The challenge of rare cancers

Programme stream(s): Treatment
Programme session type(s): Specialist session

Chair: Richard Adams, University of Cardiff, UK
Speaker: Sheela Rao, Royal Marsden Hospital, UK
Speaker: Matt Sydes, University College London, UK
Speaker: Steve Nicholson, International Rare Cancers Initiative in Penile Cancer, UK


Room: Alsh

Topics covered in this session:
– Stats/methodology.
– InterAACT

The challenges of rare cancer: Time for change
Speaker: Richard Adams
Affiliation: Cardiff University


Are all cancers becoming rare? How will we cope with the increasing compartmentalization of cancers in an era of ever increasing data? We will discuss rare cancers in the context of clinical trials, exploring practical issues of trials design and collaboration on an international scale as well as exploring the successes and how they have been achieved

Designing trials in smaller populations
Speaker: Matthew Sydes
Affiliation: MRC Clinical Trials Unit at UCL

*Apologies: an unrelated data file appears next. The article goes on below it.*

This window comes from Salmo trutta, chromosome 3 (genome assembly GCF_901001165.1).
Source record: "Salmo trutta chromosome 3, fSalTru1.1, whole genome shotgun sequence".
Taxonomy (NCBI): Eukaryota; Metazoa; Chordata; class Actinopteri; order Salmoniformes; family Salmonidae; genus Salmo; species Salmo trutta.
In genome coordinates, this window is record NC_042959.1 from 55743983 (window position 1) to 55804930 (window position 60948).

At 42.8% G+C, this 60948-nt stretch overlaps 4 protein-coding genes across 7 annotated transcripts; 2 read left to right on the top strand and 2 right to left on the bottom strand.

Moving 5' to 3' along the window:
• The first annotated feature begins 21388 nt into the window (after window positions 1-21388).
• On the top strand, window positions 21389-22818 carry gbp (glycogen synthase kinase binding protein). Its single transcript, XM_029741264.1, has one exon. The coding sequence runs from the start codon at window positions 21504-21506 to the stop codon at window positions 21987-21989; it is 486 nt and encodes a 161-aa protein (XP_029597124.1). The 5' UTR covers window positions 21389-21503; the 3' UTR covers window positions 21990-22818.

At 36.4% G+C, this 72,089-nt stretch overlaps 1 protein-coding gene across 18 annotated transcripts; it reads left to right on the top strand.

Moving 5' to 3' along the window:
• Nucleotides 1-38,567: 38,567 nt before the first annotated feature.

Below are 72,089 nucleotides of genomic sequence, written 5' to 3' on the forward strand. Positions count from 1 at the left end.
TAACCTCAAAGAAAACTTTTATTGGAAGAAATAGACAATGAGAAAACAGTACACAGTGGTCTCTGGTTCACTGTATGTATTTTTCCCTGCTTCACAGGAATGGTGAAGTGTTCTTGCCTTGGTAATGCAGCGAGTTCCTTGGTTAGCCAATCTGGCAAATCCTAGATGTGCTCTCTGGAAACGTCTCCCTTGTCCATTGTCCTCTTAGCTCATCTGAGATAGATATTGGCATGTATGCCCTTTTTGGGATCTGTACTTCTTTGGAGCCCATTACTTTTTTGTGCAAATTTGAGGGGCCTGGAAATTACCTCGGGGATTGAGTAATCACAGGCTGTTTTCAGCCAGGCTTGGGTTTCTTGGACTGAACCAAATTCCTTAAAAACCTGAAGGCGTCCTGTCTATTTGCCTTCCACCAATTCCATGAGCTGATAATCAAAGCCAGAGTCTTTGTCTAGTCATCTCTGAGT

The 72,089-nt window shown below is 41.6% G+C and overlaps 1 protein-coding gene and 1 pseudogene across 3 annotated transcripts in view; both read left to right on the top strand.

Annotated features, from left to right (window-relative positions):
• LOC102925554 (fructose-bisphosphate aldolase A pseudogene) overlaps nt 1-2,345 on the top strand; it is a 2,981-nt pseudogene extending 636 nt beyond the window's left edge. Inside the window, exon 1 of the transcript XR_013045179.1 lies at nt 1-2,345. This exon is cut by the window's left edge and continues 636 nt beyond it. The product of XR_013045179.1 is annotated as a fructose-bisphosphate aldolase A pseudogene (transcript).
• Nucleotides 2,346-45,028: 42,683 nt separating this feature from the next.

How should we approach trial design when the ideal sample size is considered larger than the number of participants that can be recruited in a reasonable time frame? We present an ordered framework for designing randomised trials, staying with the frequentist approach well accepted and understood in large trials, that includes small alterations to the design parameters. The first step should always be to attempt to extend collaborations, consider broadening eligibility criteria and increase the accrual time or follow-up time. The second set of ordered considerations are the choice of research arm, outcome measures, power and target effect. If the revised design is still not feasible, in the third step we propose moving from two- to one-sided significance tests, changing the type I error rate, using covariate information at the design stage, re-randomising patients and borrowing external information. We discuss benefits from some proposals and warn against others. This framework would allow appropriate evaluation of treatments when large-scale phase III trials are not possible, but where the need for high-quality randomised data is as pressing as it is for common diseases.